On "In Praise Of"
At the end of his career Rolfe still found it useful to explore political terrain in a sonnet, to bring the associative networks of the form to bear on the contemporary scene. This is evident in "In Praise Of," published in 1954 in the California Quarterly:
To understand the strength of those dark forces
phalanxed against him would have spelled surrender:
the spiked fist, the assassins knife, the horses
eyeless hooves above as he fell under.
To understand the sum of all this terror
would a priori have meant defeat, disaster.
Born of cold panic, error would pile on error,
heart and mind fall apart like fragile plaster.
Therefore I honor him, this simple man
who never clearly saw the threatening shapes, yet fought
his complex enemies, the whole sadistic clan,
persistently, although unschooled. Untaught,
he taught us, who could talk so glibly, what
the worlds true shape should be like, and what not.
(Collected Poems 223)
In this Italian sonnet, Rolfe encapsulates both the menace of postwar anti-Communist paranoia and the only strategy left with which to fight against that menace -- stubborn, unreflective resistance. The octave sets out the problem any Leftist would encounter in fifties America; at all levels, in all places, lurk dangers as threatening as marauding armies. More dangerous than these, though, is the awareness of them. To know all that one is up against can lead only to paralysis. The forces arrayed against the poems protagonist are so numerous, so powerful, so inexorable and ineffable, that an accurate appraisal, a recognition of their strength and multiplicity, would on its own crush him. In the sestet Rolfe finds in the protagonists partial ignorance the ground for praise. Unable to assess his enemies, this "simple man" fights on. His example takes on powerful, though paradoxical, significance. "Untaught, / he taught us, who could talk so glibly;" laboring without benefit of subtle understanding, the protagonist compels the speaker to understand. Schooled in subtleties, the speaker talks in the face of those dark forces; his glibness masks a willed impotence, a version of the surrender elaborated in the octave. Blind and untaught, the protagonist teaches the speaker not the truth of things as they are, but of how they ought to be. More importantly, the speaker learns what "the worlds true shape" ought not to be. From blindness, insight. From ignorance, imaginative resolution.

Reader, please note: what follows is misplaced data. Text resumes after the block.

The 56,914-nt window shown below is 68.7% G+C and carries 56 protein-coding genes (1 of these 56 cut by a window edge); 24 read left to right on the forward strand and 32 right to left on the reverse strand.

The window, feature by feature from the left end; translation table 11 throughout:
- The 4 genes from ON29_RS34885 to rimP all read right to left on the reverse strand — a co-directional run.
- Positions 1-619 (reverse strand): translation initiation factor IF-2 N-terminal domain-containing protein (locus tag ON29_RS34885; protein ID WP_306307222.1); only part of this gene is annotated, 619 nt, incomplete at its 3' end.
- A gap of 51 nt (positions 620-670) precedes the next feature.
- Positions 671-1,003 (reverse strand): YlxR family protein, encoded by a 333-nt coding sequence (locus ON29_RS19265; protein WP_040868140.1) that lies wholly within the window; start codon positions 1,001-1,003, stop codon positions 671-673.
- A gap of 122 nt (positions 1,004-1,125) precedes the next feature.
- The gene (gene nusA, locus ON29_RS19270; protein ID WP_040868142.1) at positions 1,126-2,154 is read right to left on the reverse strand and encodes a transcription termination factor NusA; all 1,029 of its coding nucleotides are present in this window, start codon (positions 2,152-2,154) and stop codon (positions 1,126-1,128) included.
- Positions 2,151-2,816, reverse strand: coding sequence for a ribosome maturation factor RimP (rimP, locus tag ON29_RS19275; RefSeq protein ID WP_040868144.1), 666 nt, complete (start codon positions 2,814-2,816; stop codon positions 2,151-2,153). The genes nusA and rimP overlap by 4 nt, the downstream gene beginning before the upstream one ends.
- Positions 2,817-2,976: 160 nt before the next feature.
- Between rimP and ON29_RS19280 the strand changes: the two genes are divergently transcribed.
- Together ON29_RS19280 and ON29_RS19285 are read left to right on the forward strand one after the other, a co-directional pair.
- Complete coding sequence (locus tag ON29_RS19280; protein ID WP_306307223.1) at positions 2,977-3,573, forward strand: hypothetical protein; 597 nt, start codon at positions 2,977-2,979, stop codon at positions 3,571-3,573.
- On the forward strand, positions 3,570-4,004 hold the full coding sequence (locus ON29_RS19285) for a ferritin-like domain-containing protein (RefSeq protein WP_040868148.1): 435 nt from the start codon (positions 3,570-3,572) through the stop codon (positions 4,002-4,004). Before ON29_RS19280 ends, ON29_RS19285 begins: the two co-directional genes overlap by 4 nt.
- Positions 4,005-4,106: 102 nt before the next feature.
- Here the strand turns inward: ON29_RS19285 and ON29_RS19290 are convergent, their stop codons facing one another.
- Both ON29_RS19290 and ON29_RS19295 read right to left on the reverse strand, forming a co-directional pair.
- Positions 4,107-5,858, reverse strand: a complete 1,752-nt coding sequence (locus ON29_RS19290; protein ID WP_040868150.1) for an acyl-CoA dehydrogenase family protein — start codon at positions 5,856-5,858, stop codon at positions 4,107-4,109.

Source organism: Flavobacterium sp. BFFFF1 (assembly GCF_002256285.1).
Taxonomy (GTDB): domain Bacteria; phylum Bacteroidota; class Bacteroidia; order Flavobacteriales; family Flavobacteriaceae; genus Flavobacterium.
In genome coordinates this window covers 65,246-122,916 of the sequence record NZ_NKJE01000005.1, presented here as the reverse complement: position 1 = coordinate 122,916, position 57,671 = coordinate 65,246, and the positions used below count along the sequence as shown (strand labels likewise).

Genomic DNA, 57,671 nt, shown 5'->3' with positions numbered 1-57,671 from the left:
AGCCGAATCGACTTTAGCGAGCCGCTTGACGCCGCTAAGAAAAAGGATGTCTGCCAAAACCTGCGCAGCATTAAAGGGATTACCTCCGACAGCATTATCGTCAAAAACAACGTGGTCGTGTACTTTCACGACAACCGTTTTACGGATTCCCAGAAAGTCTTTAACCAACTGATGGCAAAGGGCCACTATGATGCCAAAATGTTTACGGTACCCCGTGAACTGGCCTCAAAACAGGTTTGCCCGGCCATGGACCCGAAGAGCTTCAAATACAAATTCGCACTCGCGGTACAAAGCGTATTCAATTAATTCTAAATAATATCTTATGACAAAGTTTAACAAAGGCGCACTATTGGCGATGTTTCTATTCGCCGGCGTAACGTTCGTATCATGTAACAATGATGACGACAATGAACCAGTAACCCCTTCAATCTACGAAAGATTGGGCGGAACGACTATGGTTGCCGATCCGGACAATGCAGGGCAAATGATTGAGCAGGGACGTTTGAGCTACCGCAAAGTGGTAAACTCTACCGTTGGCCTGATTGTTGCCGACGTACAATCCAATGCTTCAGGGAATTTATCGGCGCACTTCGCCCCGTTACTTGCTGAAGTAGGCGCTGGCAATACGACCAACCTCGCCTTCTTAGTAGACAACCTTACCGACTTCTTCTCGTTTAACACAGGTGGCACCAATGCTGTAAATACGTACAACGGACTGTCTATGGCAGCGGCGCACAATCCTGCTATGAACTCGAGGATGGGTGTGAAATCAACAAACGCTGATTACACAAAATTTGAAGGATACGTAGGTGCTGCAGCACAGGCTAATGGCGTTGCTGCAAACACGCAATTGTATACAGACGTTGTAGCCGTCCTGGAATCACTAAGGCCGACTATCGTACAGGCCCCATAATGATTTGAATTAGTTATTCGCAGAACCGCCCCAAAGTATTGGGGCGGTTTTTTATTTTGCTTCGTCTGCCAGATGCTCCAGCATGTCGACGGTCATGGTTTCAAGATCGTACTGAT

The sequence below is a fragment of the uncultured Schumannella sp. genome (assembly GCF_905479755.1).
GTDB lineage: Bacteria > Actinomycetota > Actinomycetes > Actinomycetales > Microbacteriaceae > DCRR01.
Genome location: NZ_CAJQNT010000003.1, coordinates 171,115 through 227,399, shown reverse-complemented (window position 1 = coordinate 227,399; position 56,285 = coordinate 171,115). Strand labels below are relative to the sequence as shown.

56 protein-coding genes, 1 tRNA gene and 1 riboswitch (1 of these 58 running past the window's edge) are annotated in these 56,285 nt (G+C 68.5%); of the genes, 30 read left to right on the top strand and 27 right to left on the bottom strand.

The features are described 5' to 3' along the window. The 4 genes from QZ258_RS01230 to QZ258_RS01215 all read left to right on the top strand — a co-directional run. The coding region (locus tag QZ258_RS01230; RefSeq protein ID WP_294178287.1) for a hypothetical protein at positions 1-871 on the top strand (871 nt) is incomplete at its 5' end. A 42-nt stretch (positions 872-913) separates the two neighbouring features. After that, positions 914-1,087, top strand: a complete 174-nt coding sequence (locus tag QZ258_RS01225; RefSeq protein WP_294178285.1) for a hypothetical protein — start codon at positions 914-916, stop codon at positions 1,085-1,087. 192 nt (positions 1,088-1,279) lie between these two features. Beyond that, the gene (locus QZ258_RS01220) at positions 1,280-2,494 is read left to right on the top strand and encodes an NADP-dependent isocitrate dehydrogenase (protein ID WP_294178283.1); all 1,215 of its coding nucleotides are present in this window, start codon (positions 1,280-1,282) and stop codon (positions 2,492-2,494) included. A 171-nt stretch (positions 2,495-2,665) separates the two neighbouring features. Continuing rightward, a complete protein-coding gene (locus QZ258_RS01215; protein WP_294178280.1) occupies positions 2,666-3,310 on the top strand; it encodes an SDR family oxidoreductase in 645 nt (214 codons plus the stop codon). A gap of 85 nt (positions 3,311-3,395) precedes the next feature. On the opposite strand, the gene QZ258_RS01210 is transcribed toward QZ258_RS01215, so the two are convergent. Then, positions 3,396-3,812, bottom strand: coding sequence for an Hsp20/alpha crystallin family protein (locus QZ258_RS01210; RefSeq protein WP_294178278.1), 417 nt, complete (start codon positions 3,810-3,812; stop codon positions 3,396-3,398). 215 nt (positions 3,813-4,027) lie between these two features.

Rolfe plays on the sonnets two-part structure to explore this paradox, and on the forms forced compression to give it added sharpness. In altering the traditional rhyme scheme of the last three lines, Rolfe calls our attention to the poems ultimate message: "taught," "what," "not." The protagonists example provokes a recognition of the presents distance from "the worlds true shape." But the formal choice of the sonnet does more than this; the Petrarchan sonnets traditional associations give force to yet another paradox at work here. A relative of the Italian and French love songs of the fourteenth century, the sonnet becomes, in Petrarchs hands, the vehicle for praise of the distant and unattainable beloved. Wyatt and Surrey, Petrarchs first English imitators, retain the courtly love content of the form and, throughout its long history in English the sonnet has retained this amatory and intensely personal focus. But sonnets are not simply poems of love; they are exercises in seduction, dense clusters of verbal strategies by which the poet hopes to realize loves true shape. Thus burdened with conventions both formal and rhetorical, the sonnet is a "schooled" form, harbor and home to glibness through its centuries-long career. A sonneteer in "In Praise Of," Rolfe enacts the glib talk he decries and exemplifies the protagonists paralyzed counterpart. But, at the same time, Rolfes educated, practiced formal exercise enables the protagonist. Without the poem, "this simple man" disappears, perhaps overwhelmed after all by those phalanxed forces. In the political realm as well as in the wider world of love, Rolfes formal choice implies, poetry attempts to draw the "is" and the "ought" together.
from Michael Thurston, Making Something Happen: Politics and Modern American Poetry.
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